Fasting: pros and cons

Fasting refers to abstaining from food for 16 hours or longer, for a certain number of days or weeks. There are several varieties, for example, fasting on fruit juices and water with the rejection of solid food; dry fasting, which involves the absence of any food and liquid for several days. Fasting has both supporters and opponents, each of which is right in its own way. In this article, we look at the benefits of short-term and the risks of long-term fasting. Reasons why it is recommended to avoid prolonged (more than 48 hours) fasting: During fasting, or starvation, the body turns on an “energy-saving mode.” The following happens: metabolism slows down, cortisol production increases. Cortisol is a stress hormone produced by our adrenal glands. During illness or stress, the body releases more of this hormone than it normally does. High levels of cortisol in the body lead to feelings of physical, mental and emotional stress. With prolonged absence of food, the body produces less thyroid hormones. A low level of thyroid hormones significantly slows down the overall metabolism. During fasting, appetite hormones are suppressed, but they are fully enhanced when returning to the usual diet, which results in a constant feeling of hunger. Thus, with a slow metabolism and increased appetite, a person runs the risk of gaining weight quickly. Let’s move on to the pleasant… What are the benefits of fasting up to 48 hours? Studies in mice have shown that intermittent fasting can improve brain function by reducing oxidative stress. Oxidative (or oxidative) stress is associated with brain aging. This can injure cells, impair memory and learning ability. Intermittent fasting has been shown to reduce several indicators of cardiovascular disease by reducing triglycerides, low-density lipoproteins, and blood pressure. It is also worth noting that fasting inevitably leads to weight loss, which has a positive effect on the state of the heart. Cell proliferation (their rapid division) plays an important role in the formation of a malignant tumor. Many studies evaluating the relationship of diet to cancer risk use cell proliferation as an indicator of effectiveness. The results of an animal study confirm that one-day fasting can reduce the risk of cancer by reducing cell proliferation. Fasting promotes autophagy. Autophagy is the process by which the body rids itself of damaged and defective cell parts. During fasting, a large amount of energy previously spent on digestion is focused on the “repair” and cleansing process. Finally, a general recommendation to our readers. Have your first meal at 9 am and your last meal at 6 pm. In total, the body will have 15 hours left, which will already have a positive effect on weight and well-being.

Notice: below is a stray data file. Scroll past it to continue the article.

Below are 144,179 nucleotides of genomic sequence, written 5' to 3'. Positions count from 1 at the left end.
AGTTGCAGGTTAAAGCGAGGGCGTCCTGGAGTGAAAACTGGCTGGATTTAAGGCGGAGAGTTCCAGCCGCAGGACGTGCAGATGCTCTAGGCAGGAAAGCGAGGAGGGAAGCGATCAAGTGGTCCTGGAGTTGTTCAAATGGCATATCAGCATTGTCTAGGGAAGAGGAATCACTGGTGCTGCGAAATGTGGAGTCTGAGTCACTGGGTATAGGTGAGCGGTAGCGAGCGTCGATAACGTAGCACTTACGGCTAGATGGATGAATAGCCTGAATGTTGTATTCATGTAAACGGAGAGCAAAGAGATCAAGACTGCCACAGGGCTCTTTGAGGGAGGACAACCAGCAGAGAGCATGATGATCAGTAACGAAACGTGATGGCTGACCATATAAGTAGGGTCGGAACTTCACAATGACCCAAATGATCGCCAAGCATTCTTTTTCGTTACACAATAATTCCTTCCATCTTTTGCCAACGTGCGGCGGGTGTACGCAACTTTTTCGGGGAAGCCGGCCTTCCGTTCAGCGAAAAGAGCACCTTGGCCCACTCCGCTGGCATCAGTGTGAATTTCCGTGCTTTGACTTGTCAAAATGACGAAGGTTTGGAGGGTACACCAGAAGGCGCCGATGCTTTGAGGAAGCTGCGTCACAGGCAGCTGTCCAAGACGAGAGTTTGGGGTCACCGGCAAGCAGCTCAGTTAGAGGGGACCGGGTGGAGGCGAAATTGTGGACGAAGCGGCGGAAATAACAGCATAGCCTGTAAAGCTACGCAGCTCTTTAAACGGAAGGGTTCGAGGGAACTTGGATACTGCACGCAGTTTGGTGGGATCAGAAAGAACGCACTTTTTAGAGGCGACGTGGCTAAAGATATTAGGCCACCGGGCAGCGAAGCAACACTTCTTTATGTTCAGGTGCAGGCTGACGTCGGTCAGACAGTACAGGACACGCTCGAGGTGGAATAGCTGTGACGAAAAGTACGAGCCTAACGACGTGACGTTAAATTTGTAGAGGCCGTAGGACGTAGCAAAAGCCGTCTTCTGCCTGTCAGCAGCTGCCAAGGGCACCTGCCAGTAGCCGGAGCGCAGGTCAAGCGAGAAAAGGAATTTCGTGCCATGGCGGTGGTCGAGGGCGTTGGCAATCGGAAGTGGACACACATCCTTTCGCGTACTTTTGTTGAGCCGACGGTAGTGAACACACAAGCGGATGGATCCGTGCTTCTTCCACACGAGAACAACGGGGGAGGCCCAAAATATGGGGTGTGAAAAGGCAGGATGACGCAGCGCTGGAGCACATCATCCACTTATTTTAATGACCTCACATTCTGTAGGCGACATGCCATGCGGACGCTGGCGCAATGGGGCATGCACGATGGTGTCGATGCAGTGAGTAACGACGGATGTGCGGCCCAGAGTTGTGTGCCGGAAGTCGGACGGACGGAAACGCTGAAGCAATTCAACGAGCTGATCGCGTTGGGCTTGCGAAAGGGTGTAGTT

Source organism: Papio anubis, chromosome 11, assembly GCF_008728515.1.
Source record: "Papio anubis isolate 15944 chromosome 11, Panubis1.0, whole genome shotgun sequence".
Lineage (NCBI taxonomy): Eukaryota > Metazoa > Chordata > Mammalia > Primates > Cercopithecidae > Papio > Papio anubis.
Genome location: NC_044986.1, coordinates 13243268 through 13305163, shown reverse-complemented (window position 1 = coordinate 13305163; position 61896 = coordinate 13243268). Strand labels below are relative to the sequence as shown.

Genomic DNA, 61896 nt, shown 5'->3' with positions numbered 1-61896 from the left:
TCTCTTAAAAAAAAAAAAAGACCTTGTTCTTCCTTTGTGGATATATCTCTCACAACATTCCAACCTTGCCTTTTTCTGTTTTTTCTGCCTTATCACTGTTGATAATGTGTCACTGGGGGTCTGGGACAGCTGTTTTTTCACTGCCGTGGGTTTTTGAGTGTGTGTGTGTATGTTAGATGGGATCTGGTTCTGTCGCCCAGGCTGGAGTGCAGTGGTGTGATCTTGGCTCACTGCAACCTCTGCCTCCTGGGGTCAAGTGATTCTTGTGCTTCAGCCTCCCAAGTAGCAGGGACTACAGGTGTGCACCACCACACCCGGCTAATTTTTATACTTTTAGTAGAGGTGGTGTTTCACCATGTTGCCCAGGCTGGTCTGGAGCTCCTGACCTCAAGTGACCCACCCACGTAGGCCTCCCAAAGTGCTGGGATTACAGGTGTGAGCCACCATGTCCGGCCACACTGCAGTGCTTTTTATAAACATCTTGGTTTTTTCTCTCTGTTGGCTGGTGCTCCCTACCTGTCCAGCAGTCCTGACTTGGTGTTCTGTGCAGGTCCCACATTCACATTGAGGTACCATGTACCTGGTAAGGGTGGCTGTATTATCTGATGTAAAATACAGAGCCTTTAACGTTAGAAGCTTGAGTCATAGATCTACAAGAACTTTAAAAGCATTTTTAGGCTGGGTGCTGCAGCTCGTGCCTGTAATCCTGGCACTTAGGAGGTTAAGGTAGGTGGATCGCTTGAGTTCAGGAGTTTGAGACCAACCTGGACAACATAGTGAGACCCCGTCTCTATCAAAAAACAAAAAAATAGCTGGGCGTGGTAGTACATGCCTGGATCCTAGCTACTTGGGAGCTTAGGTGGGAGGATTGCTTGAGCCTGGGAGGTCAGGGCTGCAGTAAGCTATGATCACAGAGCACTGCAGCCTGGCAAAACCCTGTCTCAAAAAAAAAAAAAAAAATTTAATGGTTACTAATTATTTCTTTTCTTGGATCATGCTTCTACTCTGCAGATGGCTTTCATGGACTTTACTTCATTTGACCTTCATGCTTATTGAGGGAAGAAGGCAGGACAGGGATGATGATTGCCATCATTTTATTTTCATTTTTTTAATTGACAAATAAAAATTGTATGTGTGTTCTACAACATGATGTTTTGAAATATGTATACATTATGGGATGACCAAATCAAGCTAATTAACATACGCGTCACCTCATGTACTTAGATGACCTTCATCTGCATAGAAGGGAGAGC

Leave a Reply